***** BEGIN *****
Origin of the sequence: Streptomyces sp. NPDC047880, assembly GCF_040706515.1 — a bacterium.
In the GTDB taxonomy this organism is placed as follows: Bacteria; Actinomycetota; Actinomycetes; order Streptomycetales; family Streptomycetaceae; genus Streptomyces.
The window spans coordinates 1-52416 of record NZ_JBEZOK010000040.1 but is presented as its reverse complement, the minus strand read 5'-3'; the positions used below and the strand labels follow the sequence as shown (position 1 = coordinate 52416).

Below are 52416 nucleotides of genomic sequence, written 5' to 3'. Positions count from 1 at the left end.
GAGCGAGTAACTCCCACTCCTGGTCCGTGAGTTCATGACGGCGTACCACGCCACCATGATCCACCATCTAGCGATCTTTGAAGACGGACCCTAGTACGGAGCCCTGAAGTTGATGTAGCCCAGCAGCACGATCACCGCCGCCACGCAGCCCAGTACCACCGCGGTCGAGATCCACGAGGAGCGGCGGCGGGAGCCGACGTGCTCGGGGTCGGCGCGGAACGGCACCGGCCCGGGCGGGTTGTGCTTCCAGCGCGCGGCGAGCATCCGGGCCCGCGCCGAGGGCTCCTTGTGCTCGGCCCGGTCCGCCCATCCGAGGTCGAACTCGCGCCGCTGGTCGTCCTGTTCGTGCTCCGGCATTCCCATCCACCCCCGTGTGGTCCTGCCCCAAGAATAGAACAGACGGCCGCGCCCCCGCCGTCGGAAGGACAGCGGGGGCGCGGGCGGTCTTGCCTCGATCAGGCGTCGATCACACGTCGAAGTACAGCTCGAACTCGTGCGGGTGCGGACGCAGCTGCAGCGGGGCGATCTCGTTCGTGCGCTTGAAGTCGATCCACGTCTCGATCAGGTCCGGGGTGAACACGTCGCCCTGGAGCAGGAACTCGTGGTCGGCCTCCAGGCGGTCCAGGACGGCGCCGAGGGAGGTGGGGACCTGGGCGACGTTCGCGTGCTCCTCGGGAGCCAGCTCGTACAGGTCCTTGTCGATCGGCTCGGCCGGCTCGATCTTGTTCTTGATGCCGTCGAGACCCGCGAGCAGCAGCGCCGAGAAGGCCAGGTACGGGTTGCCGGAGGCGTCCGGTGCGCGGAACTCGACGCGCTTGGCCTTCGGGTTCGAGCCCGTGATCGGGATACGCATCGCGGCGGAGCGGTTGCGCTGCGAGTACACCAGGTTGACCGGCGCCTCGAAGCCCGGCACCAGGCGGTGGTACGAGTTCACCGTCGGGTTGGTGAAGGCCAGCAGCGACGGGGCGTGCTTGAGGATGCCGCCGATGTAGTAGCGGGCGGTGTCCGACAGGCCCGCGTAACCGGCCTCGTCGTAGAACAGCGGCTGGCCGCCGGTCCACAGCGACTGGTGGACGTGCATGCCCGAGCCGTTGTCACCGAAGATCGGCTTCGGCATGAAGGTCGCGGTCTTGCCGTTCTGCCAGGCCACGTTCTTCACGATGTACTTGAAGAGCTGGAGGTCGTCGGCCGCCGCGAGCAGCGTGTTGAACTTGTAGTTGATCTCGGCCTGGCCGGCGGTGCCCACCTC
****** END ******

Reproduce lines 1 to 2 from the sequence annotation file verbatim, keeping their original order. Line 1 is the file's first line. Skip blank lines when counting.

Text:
Origin of the sequence: Streptomyces sp. NPDC047880, assembly GCF_040706515.1 — a bacterium.
In the GTDB taxonomy this organism is placed as follows: Bacteria; Actinomycetota; Actinomycetes; order Streptomycetales; family Streptomycetaceae; genus Streptomyces.